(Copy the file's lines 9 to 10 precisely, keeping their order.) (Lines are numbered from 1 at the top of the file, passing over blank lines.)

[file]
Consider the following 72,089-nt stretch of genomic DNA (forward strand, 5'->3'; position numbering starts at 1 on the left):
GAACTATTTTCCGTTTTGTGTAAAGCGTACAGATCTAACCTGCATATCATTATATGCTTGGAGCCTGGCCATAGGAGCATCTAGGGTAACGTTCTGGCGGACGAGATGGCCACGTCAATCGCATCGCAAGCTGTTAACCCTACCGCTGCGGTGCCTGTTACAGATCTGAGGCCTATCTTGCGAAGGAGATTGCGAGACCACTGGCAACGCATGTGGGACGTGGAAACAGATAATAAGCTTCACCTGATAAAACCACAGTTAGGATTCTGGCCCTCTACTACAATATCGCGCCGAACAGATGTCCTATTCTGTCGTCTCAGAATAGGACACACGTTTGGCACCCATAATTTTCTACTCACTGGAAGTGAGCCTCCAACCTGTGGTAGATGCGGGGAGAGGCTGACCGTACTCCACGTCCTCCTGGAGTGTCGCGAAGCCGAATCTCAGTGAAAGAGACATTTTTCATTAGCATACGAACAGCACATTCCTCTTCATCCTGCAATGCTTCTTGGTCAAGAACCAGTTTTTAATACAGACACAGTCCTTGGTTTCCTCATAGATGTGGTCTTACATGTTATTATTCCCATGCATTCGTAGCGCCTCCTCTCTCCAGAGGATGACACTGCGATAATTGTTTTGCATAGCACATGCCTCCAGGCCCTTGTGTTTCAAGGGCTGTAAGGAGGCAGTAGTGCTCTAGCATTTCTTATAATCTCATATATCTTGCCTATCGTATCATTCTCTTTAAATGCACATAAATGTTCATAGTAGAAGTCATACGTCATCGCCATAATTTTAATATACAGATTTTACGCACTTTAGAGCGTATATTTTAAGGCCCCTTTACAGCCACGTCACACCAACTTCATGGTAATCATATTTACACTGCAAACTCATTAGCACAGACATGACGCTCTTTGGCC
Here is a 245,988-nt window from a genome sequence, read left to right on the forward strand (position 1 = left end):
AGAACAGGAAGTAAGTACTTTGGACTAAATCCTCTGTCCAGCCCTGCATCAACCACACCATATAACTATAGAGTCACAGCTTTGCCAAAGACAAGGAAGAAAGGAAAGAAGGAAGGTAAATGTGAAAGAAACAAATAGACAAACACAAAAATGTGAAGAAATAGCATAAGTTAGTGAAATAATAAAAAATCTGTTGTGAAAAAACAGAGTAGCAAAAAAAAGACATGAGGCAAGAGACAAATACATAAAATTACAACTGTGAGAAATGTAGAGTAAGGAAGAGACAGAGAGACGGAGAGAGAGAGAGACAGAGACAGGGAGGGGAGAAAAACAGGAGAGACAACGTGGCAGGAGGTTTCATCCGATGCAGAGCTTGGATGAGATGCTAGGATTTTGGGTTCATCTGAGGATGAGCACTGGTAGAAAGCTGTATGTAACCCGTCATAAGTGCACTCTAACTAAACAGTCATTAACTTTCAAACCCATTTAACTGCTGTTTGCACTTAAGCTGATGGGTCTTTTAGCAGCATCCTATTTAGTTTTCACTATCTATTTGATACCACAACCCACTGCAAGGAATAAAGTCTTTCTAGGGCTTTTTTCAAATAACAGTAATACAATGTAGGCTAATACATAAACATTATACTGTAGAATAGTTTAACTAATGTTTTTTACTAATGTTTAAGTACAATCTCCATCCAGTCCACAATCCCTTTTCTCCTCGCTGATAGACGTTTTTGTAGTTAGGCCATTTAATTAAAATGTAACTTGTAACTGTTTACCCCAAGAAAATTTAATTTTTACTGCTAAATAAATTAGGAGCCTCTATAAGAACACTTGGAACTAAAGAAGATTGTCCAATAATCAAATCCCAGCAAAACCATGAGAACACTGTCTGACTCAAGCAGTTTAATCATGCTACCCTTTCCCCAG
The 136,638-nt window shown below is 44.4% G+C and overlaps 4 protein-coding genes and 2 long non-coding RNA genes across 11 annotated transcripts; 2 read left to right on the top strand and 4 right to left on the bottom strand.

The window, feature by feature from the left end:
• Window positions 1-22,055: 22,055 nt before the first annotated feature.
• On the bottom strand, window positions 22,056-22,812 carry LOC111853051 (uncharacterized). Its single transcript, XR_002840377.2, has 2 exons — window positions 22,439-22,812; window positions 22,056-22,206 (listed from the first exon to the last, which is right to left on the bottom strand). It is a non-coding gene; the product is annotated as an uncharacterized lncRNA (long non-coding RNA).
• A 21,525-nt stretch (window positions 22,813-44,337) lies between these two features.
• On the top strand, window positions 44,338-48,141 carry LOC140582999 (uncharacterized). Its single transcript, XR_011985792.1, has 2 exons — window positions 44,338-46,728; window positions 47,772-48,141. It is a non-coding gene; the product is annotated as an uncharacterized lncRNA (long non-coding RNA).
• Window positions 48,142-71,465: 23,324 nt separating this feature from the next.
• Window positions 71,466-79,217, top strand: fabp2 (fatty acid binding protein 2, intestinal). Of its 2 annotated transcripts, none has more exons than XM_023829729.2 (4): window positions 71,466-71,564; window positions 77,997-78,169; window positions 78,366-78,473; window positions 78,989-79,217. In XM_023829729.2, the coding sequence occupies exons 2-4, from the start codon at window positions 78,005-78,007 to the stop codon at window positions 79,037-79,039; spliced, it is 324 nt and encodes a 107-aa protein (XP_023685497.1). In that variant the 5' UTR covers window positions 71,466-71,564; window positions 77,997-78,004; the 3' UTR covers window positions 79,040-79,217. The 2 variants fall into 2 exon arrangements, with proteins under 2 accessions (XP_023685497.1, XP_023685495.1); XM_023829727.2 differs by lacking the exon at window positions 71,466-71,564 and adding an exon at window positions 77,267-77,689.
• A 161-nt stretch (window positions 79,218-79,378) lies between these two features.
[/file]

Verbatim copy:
• A 21,525-nt stretch (window positions 22,813-44,337) lies between these two features.
• On the top strand, window positions 44,338-48,141 carry LOC140582999 (uncharacterized). Its single transcript, XR_011985792.1, has 2 exons — window positions 44,338-46,728; window positions 47,772-48,141. It is a non-coding gene; the product is annotated as an uncharacterized lncRNA (long non-coding RNA).